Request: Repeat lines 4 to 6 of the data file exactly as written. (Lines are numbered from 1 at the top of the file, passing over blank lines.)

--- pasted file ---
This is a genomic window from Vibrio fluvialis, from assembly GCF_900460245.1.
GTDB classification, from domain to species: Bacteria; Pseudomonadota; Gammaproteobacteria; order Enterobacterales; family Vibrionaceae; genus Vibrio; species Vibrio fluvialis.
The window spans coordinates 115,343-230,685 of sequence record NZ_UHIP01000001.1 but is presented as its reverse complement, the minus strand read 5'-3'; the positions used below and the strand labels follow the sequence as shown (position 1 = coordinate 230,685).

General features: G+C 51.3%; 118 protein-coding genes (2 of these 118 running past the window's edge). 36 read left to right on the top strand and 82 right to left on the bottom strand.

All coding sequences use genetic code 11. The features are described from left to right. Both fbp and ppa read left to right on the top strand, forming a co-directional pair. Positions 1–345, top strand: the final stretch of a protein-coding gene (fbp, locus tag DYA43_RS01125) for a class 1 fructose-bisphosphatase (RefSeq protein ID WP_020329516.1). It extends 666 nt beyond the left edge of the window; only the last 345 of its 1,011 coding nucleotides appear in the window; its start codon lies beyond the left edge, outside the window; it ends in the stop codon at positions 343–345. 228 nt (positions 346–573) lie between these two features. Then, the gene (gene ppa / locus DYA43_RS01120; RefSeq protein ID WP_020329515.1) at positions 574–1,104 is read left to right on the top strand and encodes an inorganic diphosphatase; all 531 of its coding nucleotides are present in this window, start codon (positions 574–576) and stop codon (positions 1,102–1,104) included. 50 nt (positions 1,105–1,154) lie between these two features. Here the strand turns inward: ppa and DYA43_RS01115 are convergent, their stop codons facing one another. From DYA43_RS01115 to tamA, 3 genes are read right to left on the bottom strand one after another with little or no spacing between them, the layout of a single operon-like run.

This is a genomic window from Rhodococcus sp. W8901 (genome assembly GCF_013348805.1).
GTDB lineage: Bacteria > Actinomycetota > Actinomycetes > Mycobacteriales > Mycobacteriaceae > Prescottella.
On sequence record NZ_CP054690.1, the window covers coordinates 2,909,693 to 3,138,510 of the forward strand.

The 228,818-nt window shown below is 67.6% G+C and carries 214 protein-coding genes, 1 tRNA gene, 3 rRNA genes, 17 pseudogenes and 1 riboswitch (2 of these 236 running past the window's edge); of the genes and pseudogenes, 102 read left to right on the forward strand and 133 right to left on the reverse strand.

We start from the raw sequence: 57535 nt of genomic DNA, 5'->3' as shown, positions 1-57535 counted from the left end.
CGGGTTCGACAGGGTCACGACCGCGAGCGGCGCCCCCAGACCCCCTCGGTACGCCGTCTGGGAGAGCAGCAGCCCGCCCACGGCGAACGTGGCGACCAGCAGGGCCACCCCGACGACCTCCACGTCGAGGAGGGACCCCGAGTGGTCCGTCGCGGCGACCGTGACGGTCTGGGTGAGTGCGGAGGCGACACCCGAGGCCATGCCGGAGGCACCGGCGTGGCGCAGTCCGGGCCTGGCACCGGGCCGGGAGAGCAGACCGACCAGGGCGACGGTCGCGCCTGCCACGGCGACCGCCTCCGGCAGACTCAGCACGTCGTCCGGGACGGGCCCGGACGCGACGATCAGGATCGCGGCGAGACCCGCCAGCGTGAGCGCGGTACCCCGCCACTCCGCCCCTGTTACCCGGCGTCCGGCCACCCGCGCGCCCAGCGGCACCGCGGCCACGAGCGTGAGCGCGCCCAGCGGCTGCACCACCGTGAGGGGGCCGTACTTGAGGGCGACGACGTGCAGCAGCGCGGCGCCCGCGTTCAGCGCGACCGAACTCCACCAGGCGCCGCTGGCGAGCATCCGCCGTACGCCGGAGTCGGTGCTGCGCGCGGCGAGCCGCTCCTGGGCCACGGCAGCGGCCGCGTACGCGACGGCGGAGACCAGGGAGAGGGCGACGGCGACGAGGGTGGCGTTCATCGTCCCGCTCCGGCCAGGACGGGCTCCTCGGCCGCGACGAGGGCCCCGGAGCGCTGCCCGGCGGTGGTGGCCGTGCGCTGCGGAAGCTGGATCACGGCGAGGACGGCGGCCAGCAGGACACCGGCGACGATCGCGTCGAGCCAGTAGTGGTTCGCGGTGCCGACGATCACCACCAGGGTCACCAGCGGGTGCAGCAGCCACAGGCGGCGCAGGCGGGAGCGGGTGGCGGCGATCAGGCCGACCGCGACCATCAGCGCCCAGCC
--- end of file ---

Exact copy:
General features: G+C 51.3%; 118 protein-coding genes (2 of these 118 running past the window's edge). 36 read left to right on the top strand and 82 right to left on the bottom strand.

All coding sequences use genetic code 11. The features are described from left to right. Both fbp and ppa read left to right on the top strand, forming a co-directional pair. Positions 1–345, top strand: the final stretch of a protein-coding gene (fbp, locus tag DYA43_RS01125) for a class 1 fructose-bisphosphatase (RefSeq protein ID WP_020329516.1). It extends 666 nt beyond the left edge of the window; only the last 345 of its 1,011 coding nucleotides appear in the window; its start codon lies beyond the left edge, outside the window; it ends in the stop codon at positions 343–345. 228 nt (positions 346–573) lie between these two features. Then, the gene (gene ppa / locus DYA43_RS01120; RefSeq protein ID WP_020329515.1) at positions 574–1,104 is read left to right on the top strand and encodes an inorganic diphosphatase; all 531 of its coding nucleotides are present in this window, start codon (positions 574–576) and stop codon (positions 1,102–1,104) included. 50 nt (positions 1,105–1,154) lie between these two features. Here the strand turns inward: ppa and DYA43_RS01115 are convergent, their stop codons facing one another. From DYA43_RS01115 to tamA, 3 genes are read right to left on the bottom strand one after another with little or no spacing between them, the layout of a single operon-like run.

This is a genomic window from Rhodococcus sp. W8901 (genome assembly GCF_013348805.1).